- Danish drugmaker Novo Nordisk will spend $1.1 billion to acquire Forma Therapeutics, a 15-year-old biotechnology company that formed to discover cancer medicines but now has an experimental drug in late-stage testing for treating sickle cell disease.
- Under the terms of the deal announced Thursday, Novo will pay $20 per share to buy Forma, equaling their value when the smaller biotech first sold shares on the Nasdaq stock exchange in 2020 but well below their peak price of nearly $50 apiece.
- The deal reflects drugmakers’ continuing interest in sickle cell disease and related rare blood disorders. Last month, the Food and Drug Administration approved Bluebird bio’s gene therapy Zynteglo, which treats the blood disease beta thalassemia, a decision that was preceded by Pfizer’s $5.4 buyout of a sickle cell drug developer called Global Blood Therapeutics.
Known primarily as a seller of insulin and other drugs to control blood sugar in diabetics, Novo Nordisk also has a presence in rare blood diseases. It markets five products for people with hemophilia and other bleeding disorders, has an experimental hemophilia drug in late-stage trials and has previously licensed another drug for sickle cell disease and beta thalassemia.
The company was also interested in acquiring rare blood disease drugmaker Ablynx before losing out in a bidding war with Sanofi.
In its early days, Forma’s focus was in oncology, a research area it continues to explore with drugs for prostate cancer and BRCA-mutated tumors. The company raised hundreds of millions of dollars privately, due in large part to a string of collaborations that included a lucrative, long-running alliance with Celgene. That relationship ended when Celgene was acquired by Bristol Myers Squibb, however.
Forma’s greatest progress since has been in sickle cell disease, where a drug called etavopivat has advanced to a Phase 2/3 clinical trial.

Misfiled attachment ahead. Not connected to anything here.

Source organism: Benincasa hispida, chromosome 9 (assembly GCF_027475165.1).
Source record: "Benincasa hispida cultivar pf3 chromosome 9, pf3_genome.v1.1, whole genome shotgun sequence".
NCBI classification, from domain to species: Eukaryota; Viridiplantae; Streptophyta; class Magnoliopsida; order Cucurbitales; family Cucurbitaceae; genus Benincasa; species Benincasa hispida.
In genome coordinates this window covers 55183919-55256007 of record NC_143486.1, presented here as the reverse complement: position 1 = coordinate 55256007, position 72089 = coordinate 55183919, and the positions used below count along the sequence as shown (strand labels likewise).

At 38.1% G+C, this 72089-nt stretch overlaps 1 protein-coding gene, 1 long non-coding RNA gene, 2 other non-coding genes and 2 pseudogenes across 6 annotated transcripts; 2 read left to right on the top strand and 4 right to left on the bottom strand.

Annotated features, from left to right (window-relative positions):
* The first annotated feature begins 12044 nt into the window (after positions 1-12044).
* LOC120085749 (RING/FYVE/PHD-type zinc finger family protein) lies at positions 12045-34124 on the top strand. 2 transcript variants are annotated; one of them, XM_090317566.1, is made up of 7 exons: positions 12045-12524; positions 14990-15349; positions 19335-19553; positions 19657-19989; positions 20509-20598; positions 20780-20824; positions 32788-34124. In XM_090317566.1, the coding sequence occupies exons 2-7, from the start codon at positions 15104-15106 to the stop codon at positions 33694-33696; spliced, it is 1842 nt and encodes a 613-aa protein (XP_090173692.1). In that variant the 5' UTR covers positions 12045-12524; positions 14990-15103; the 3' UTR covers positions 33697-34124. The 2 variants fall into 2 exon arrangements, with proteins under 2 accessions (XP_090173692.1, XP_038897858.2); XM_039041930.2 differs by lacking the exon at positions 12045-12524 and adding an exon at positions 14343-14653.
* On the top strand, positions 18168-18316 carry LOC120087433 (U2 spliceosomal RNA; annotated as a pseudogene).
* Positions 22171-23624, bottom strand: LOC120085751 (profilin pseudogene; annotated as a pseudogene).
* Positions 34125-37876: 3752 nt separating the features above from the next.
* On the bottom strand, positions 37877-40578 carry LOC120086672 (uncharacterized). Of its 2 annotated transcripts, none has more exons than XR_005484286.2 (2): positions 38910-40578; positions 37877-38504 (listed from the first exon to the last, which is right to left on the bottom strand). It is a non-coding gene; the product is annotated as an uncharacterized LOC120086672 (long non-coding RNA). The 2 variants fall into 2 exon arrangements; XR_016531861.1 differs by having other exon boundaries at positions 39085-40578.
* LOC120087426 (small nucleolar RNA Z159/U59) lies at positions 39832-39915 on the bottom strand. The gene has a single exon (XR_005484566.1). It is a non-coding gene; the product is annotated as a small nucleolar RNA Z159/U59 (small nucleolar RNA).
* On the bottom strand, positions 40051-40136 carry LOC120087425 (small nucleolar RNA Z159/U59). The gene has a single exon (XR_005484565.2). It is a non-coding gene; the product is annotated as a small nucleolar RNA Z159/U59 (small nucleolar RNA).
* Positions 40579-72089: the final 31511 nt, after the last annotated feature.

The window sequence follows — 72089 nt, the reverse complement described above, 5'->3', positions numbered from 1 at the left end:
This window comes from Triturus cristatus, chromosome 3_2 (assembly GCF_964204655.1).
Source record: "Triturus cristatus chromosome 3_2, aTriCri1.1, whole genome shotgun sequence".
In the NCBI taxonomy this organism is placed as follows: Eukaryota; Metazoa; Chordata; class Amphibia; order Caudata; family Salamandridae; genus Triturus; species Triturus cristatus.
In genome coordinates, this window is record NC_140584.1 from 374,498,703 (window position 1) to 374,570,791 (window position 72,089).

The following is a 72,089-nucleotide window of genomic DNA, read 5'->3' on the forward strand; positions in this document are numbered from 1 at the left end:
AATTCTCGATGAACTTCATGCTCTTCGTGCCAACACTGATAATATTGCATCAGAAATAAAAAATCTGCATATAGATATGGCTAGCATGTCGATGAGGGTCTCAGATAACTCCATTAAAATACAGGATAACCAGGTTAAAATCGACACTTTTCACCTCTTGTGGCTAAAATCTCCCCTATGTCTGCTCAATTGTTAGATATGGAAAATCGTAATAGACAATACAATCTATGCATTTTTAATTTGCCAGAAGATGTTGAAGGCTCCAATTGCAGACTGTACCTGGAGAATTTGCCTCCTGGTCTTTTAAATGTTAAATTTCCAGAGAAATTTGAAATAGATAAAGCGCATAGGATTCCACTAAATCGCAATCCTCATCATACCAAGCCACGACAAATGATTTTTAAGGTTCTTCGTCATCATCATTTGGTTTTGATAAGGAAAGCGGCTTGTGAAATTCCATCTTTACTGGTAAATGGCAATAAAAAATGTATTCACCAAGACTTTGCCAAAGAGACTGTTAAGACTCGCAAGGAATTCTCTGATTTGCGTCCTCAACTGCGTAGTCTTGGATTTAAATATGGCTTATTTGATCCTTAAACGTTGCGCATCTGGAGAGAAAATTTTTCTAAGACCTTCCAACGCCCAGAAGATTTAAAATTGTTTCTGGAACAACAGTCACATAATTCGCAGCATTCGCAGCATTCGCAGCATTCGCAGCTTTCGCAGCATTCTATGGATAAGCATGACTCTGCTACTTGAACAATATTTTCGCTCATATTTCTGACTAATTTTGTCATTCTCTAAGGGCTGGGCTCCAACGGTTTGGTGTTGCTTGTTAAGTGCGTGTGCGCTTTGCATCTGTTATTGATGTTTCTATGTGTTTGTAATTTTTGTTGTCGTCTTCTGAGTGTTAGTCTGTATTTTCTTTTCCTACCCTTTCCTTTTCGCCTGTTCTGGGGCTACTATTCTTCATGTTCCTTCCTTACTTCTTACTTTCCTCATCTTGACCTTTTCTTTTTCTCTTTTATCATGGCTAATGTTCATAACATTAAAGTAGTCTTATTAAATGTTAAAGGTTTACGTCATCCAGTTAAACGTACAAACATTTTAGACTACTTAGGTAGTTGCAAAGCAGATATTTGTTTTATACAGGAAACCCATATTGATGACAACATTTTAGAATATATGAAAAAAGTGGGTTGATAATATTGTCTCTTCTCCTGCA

“By adding Forma’s differentiated approach to address unmet needs for patients, we are taking a step forward in enhancing our sickle cell disease pipeline,” Ludovic Helfgott, Novo Nordisk’s executive vice president and head of rare diseases, said in a statement.
The deal for Forma is Novo’s second major acquisition in the past 12 months, a notable uptick in dealmaking activity for a company that infrequently buys other biotech firms. In November 2021, Novo spent $3.3 billion to acquire RNA drug specialist Dicerna Pharmaceuticals.
Etavopivat works by activating an enzyme that is thought to enable diseased red blood cells to carry more oxygen, thereby reducing the painful episodes caused by sickled cells clumping together and blocking blood flow.
A similarly acting drug called Pyrukynd developed by Agios Pharmaceuticals has already been approved, although it is used to treat hemolytic anemia in adults with pyruvate kinase deficiency. Agios has started clinical trials in sickle cell disease and beta thalassemia, making it a potential rival to etavopivat in the future. Agios shares rose by 15% in Thursday morning trading.
Shares of Fulcrum Therapeutics, which is also developing a sickle cell drug, climbed by about 13%.
Sickle cell disease, which affects primarily people of African and Mediterranean descent, has for years had very few treatments. A drug called hydroxyurea was first tested in patients in the 1980s, and an oral powder called Endari gained approval in 2017.
But recently patients have gained more options with the Food and Drug Administration’s approvals of Novartis’ Adakveo and Global Blood’s Oxbryta in 2019.
Global Blood reported $55 million in sales for Oxbryta in the first quarter of 2022, an amount that helped persuade Pfizer to hand over $5.4 billion to acquire the company in competitive negotiations that involved one other unnamed company and, reportedly, Johnson and Johnson.
Editor’s note: This story has been updated to clarify the condition for which Pyrukynd is approved in the U.S.